1UDP(7)                     Linux Programmer's Manual                    UDP(7)


6       udp - User Datagram Protocol for IPv4


9       #include <sys/socket.h>
10       #include <netinet/in.h>
11       #include <netinet/udp.h>
13       udp_socket = socket(AF_INET, SOCK_DGRAM, 0);


16       This  is  an  implementation of the User Datagram Protocol described in
17       RFC 768.  It implements a connectionless,  unreliable  datagram  packet
18       service.   Packets  may  be reordered or duplicated before they arrive.
19       UDP generates and checks checksums to catch transmission errors.
21       When a UDP socket is  created,  its  local  and  remote  addresses  are
22       unspecified.   Datagrams  can  be  sent  immediately using sendto(2) or
23       sendmsg(2) with a valid destination address as an argument.  When  con‐
24       nect(2) is called on the socket, the default destination address is set
25       and datagrams can now be sent using send(2) or write(2) without  speci‐
26       fying  a  destination  address.   It is still possible to send to other
27       destinations by passing an address  to  sendto(2)  or  sendmsg(2).   In
28       order  to  receive  packets, the socket can be bound to a local address
29       first by using bind(2).  Otherwise, the socket layer will automatically
30       assign   a   free   local   port   out   of   the   range   defined  by
31       /proc/sys/net/ipv4/ip_local_port_range   and   bind   the   socket   to
32       INADDR_ANY.
34       All  receive  operations  return  only  one packet.  When the packet is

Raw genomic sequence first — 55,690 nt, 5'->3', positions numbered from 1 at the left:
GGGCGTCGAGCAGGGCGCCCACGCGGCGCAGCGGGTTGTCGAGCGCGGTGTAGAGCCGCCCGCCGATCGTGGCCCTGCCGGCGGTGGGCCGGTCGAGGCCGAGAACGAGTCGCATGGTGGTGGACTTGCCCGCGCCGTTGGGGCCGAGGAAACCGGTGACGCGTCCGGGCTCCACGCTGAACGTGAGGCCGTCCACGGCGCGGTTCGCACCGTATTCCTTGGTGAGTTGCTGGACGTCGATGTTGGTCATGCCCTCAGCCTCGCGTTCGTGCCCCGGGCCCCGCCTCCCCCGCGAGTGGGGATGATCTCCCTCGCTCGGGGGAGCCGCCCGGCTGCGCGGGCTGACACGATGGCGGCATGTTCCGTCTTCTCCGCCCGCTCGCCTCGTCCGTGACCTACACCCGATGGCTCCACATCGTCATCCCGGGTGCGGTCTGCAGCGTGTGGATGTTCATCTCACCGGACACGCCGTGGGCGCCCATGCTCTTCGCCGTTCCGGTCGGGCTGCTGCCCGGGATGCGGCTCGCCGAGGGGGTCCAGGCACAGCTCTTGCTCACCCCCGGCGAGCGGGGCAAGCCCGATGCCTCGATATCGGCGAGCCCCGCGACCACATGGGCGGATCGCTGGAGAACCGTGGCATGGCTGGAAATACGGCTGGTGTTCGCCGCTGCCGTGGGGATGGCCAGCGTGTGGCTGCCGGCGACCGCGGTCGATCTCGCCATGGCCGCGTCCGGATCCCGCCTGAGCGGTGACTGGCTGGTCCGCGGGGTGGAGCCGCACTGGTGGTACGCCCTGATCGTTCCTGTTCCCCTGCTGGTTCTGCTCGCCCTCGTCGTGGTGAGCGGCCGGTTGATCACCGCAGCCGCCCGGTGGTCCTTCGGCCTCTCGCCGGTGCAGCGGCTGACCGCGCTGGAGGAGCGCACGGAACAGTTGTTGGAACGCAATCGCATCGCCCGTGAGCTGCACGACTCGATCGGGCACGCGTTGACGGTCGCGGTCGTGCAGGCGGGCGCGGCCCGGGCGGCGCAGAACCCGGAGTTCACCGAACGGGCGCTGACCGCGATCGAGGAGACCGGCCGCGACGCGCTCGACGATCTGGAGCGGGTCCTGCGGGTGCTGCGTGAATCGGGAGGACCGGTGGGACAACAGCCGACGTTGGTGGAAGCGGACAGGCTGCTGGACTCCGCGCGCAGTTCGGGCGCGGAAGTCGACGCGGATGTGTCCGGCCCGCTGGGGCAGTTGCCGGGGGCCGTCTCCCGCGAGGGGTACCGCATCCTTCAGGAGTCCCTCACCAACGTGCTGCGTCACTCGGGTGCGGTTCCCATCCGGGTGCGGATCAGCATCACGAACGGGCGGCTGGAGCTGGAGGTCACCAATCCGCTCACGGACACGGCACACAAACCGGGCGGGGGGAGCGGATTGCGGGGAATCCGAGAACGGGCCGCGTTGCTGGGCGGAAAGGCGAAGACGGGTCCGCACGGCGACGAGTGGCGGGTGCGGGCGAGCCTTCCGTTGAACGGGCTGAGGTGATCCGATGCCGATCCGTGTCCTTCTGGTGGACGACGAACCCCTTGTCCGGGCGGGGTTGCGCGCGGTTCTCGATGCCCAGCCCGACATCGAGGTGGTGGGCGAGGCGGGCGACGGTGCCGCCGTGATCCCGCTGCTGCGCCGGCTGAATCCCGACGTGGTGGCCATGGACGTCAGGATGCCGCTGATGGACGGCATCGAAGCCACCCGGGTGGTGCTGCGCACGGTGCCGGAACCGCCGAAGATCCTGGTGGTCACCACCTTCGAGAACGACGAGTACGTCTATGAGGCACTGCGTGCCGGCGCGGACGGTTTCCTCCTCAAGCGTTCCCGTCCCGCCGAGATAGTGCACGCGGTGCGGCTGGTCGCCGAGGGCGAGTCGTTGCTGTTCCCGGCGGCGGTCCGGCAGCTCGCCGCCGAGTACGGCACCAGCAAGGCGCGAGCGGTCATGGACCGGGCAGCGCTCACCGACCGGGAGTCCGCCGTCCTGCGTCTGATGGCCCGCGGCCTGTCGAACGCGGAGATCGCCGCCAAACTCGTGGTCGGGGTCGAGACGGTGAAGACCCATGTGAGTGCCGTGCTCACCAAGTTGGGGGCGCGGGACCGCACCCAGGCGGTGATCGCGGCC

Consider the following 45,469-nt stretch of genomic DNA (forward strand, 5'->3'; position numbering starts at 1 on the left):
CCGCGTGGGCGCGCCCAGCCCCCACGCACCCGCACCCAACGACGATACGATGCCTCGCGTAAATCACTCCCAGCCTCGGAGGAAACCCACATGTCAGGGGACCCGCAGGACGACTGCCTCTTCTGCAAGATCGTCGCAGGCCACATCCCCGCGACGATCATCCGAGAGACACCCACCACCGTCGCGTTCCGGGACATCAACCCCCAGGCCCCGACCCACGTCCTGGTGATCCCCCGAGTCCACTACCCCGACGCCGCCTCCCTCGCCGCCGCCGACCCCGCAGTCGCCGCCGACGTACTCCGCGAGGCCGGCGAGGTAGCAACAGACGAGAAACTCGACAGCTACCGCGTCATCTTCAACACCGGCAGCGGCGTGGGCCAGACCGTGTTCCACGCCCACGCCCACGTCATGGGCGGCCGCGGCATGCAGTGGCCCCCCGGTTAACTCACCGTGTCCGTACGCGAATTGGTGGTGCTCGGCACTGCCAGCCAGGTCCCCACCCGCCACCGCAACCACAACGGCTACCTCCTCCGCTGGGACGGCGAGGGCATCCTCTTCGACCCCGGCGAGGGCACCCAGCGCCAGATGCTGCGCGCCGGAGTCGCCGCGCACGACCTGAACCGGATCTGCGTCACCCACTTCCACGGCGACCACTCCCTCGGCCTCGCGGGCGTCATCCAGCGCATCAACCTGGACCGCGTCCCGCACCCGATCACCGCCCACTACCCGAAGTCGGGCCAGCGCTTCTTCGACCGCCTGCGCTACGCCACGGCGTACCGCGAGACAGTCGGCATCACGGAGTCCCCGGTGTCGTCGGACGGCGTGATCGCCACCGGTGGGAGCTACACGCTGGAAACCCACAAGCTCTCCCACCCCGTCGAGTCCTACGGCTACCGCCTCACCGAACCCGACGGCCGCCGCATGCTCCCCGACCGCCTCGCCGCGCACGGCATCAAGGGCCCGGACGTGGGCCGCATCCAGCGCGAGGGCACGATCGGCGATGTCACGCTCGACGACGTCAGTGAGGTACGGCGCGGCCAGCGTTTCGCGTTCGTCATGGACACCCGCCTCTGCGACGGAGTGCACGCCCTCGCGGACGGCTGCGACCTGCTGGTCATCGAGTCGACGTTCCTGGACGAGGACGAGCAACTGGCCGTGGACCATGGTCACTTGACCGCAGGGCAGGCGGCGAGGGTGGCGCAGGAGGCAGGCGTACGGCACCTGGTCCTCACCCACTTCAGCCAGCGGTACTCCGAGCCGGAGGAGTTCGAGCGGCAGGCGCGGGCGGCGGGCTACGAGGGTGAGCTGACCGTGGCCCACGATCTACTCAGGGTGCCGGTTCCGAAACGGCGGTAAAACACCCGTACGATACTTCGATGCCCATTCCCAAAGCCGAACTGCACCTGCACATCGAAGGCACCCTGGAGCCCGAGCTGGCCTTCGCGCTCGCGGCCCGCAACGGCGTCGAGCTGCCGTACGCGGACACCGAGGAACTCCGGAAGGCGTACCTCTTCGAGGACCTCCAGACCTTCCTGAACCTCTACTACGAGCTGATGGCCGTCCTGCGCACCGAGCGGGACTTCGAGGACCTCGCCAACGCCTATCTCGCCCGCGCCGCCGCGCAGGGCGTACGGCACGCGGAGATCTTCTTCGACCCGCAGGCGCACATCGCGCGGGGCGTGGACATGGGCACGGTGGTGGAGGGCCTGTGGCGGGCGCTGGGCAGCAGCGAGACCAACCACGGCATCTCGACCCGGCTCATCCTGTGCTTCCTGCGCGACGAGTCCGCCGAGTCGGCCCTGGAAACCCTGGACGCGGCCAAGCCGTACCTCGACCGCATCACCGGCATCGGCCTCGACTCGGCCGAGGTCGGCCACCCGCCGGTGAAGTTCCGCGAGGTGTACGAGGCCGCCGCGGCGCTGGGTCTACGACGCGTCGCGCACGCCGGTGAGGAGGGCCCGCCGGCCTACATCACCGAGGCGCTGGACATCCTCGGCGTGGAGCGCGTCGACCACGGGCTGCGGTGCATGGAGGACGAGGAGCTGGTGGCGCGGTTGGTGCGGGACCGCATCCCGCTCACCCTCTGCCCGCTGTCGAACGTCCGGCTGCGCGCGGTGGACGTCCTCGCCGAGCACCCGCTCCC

35       smaller than the passed buffer, only that much data is  returned;  when
36       it  is  bigger,  the packet is truncated and the MSG_TRUNC flag is set.
37       MSG_WAITALL is not supported.
39       IP options may be sent or received using the socket  options  described
40       in  ip(7).   They are processed by the kernel only when the appropriate
41       /proc parameter is enabled (but still passed to the user even  when  it
42       is turned off).  See ip(7).
44       When  the MSG_DONTROUTE flag is set on sending, the destination address
45       must refer to a local interface address and the packet is sent only  to
46       that interface.
48       By default, Linux UDP does path MTU (Maximum Transmission Unit) discov‐
49       ery.  This means the kernel will keep track of the MTU  to  a  specific
50       target  IP  address and return EMSGSIZE when a UDP packet write exceeds
51       it.  When this happens, the  application  should  decrease  the  packet
52       size.   Path MTU discovery can be also turned off using the IP_MTU_DIS‐
53       COVER socket option or the /proc/sys/net/ipv4/ip_no_pmtu_disc file; see
54       ip(7)  for  details.   When  turned off, UDP will fragment outgoing UDP
55       packets that exceed the interface MTU.  However, disabling  it  is  not
56       recommended for performance and reliability reasons.
58   Address format
59       UDP uses the IPv4 sockaddr_in address format described in ip(7).
61   Error handling
62       All  fatal  errors  will  be passed to the user as an error return even
63       when the socket is not connected.  This  includes  asynchronous  errors
64       received  from the network.  You may get an error for an earlier packet
65       that was sent on the same socket.   This  behavior  differs  from  many
66       other BSD socket implementations which don't pass any errors unless the
67       socket is connected.  Linux's behavior is mandated by RFC 1122.
69       For compatibility with legacy code, in Linux 2.0 and 2.2 it was  possi‐
70       ble  to set the SO_BSDCOMPAT SOL_SOCKET option to receive remote errors
71       only when the socket has been connected (except for  EPROTO  and  EMSG‐
72       SIZE).   Locally  generated errors are always passed.  Support for this
73       socket option was removed in later kernels; see socket(7)  for  further
74       information.
76       When  the  IP_RECVERR  option  is enabled, all errors are stored in the